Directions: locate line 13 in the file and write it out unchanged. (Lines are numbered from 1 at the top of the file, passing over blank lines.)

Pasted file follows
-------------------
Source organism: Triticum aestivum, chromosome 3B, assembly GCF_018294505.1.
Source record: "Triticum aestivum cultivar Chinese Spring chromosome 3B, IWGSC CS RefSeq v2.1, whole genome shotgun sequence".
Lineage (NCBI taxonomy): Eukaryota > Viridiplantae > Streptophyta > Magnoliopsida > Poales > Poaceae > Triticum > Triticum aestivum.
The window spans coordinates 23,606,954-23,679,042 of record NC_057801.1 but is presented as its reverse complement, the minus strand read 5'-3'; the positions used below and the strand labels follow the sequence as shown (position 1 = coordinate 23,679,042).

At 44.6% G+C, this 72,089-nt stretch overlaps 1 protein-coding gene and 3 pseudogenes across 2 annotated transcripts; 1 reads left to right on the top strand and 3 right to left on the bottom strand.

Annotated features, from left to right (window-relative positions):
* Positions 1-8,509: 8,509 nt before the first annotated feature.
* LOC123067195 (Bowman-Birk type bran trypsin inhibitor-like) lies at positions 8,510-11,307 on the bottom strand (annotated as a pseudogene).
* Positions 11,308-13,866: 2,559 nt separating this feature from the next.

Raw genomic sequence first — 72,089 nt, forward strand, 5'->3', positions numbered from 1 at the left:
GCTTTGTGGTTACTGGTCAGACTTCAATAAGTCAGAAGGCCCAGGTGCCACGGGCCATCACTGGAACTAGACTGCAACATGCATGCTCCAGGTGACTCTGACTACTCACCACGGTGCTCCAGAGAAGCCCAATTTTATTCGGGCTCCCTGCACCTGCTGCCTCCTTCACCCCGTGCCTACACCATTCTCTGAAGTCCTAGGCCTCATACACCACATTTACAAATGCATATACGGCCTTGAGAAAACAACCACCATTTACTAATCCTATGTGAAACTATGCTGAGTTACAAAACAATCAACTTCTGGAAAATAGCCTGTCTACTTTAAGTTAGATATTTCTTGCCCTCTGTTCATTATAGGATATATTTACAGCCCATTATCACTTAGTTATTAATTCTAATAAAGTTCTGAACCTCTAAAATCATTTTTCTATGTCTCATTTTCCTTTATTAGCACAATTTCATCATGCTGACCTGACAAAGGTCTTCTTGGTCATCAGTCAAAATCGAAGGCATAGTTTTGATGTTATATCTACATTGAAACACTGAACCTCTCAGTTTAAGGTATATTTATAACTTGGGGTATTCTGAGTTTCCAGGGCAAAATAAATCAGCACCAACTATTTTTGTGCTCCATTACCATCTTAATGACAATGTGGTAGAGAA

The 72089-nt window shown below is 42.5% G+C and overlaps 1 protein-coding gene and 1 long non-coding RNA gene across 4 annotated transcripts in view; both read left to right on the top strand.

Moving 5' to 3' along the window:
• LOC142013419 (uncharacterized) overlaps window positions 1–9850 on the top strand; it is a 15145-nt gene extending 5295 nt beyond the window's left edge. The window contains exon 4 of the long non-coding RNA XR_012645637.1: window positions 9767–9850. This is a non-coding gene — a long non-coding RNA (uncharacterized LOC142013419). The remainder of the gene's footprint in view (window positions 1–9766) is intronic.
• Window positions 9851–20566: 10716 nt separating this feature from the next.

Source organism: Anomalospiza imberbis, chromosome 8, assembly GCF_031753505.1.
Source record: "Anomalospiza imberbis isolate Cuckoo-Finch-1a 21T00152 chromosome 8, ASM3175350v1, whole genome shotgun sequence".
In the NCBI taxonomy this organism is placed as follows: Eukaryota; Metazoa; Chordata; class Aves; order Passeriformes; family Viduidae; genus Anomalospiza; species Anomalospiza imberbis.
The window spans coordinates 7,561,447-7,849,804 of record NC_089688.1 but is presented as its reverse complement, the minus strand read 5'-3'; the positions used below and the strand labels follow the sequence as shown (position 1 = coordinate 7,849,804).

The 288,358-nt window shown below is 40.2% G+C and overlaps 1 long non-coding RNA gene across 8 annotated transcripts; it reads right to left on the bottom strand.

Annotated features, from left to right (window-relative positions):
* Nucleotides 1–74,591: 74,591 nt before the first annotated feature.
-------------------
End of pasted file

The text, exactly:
Moving 5' to 3' along the window: